Wednesday, April 21, 2010

The artist’s life

Guess what? Today we have a real-life, honest-to-goodness, paint-and-brushes artist as a guest!

A while back, a gorgeous painting of red shoes by Cheri Wollenberg was featured on the blog (read the post here). Now let’s hear what has to say about art, inspiration and the ever-present money matters...

Cheri, you've been a painter for 25 years. I'm sure everyone asks you this, but how did you get to where you are now? Where did you study and how have you kept your art going?

I was a young mother when I became interested in painting. I soon found out that mothering was a full-time job. I also found out that just as oil and water do not mix, children and painting equipment, art supplies and the painting process don’t either!  When my children were old enough to go to school I took some painting classes. The teacher soon became my mentor and she suggested that I go back to college and work on an art degree. I finished my BA and MA in Art Education. During this journey I painted a lot, but now I am finally at a place in my life that I can devote many hours to something I am passionate about.  I paint almost every day.

Do you believe professional artists can still make a living? How do you do it?

I do think that artists can! An artist has to have up-to-date marketing skills, a willingness to sacrifice many things including personal relationships, and work, work, work! In most cases, artists have to work another job to support the love of their craft. They must sacrifice personal and family time to produce. My profession does not make a living for me, but I enjoy the process so much that “I would probably go without shoes so that I can paint shoes” (laugh!).

What does your average day look like?

My day always begins with a cup of coffee, sending my sweet husband off to his day, and then I begin. I always check my Etsy shop before I start my work. Two days a week I teach painting classes in the morning until noon and I teach one night class. As soon as my students leave class I go straight to my studio and begin to paint. On two days of the week (sometimes three), I paint full-time. I look forward to those days without interruption because that is usually when I am most productive; however, I enjoy my students and I love seeing them accomplish their painting goals.

What inspires you?
As a person I am inspired spiritually by God. I am in awe of His love for mankind. As an artist I am inspired by everything He has provided on this earth. I love color, value, line, contrast, movement… all the elements and principles of design charge me with a desire to paint different subject matter. My problem is time – I cannot catch up. Always in art schools students are asked what they want to do in their art. Many will want to make statements about life, many will want to do art for art’s sake, but I believe many like myself want to create because of the challenge of recreating something that has already been created. Beauty, whether it is perceived as divine, human, natural or physical, or something ugly … still turns us all on!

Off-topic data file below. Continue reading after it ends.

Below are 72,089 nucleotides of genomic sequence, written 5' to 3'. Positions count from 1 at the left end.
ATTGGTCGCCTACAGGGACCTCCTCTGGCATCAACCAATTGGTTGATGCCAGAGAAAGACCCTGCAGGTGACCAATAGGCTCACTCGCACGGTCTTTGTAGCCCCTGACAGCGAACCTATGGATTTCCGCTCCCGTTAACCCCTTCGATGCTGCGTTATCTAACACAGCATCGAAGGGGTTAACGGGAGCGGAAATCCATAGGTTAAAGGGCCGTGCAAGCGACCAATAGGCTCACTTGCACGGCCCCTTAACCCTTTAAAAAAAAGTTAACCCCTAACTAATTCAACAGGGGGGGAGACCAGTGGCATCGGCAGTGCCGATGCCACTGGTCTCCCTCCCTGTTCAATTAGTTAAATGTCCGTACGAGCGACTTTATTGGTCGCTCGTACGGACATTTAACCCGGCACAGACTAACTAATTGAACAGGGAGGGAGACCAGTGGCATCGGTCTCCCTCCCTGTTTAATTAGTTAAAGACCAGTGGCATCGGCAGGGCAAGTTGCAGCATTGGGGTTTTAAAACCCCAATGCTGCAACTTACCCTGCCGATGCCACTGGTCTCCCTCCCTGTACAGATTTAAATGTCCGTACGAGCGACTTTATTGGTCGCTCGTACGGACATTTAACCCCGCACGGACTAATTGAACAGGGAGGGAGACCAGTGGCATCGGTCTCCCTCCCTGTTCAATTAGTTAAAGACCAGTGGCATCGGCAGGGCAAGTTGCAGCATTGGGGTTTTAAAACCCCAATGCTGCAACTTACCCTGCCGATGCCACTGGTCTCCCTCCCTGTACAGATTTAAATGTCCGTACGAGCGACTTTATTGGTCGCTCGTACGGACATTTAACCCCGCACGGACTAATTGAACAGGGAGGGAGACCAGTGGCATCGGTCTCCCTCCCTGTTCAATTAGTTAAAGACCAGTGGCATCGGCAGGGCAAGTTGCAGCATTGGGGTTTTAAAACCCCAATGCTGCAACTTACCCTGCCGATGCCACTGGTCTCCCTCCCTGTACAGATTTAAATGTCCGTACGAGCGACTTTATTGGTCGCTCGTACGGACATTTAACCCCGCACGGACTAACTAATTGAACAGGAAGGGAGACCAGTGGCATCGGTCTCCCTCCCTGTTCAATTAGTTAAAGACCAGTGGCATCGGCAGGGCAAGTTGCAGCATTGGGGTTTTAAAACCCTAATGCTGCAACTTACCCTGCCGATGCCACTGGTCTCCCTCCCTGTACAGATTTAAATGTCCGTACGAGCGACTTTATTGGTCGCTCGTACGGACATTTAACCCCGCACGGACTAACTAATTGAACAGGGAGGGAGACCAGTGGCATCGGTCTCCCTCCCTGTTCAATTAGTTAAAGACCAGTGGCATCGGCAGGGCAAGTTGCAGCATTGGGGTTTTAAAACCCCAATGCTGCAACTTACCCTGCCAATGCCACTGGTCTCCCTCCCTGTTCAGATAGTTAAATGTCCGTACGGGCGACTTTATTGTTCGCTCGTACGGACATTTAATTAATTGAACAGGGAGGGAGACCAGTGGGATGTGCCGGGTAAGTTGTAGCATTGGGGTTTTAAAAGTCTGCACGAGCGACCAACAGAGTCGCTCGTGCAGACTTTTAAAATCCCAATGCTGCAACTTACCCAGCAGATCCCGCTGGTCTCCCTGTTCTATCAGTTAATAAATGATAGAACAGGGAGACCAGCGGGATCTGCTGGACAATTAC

On Etsy, you sell original oil paintings as well as Giclée reproductions of them. What is the difference? And where does archival paper come in?

Giclée is a French term that means “to spray” or “to squirt”. Many assume that because common inkjet printers in our home work this way that they produce “art” Giclées. This is incorrect. Art Giclées are produced and printed on very large printing machines and usually by a professional. My Giclée prints are done by a professional printer and the ink itself is archival. The papers he uses are archival and of the highest quality for prints. The Giclées that I offer in my Etsy store are printed on cotton canvas, stretched around stretcher bars (like my original oil paintings), and coated with a special UV-protective coating that seals the canvas and helps protect it from scratches. It also does not have to be matted or placed behind glass.

What advice would you give to first-time art buyers?

People buying art for the first time should always try to be educated about the materials and media used in their proposed purchase. Is it durable, does it need matting in addition to framing, is it the right size? What is the purpose of it? If they want fine art they must look deeper than what goes with their décor, or what is trendy at the moment. Who is the artist? What kind of record (feedback) does the artist have? What does it say to them? Is this work mass-produced or is it original? Is it affordable?

How can we contact you or buy your work?

I have an Etsy shop and a blog, or you can e-mail me. 

I have to tell you guys, I LOVE that rabbit. I have a thing for rabbits – they’re just so unbelievably adorable, and their fur is so soft, and they don’t make a noise! (No offense, parakeet lovers.) Hats off to Cheri for depicting that fluffiness so beautifully. I can’t paint to save my life, so all the more reason for me to admire professional artists. Don’t you agree?

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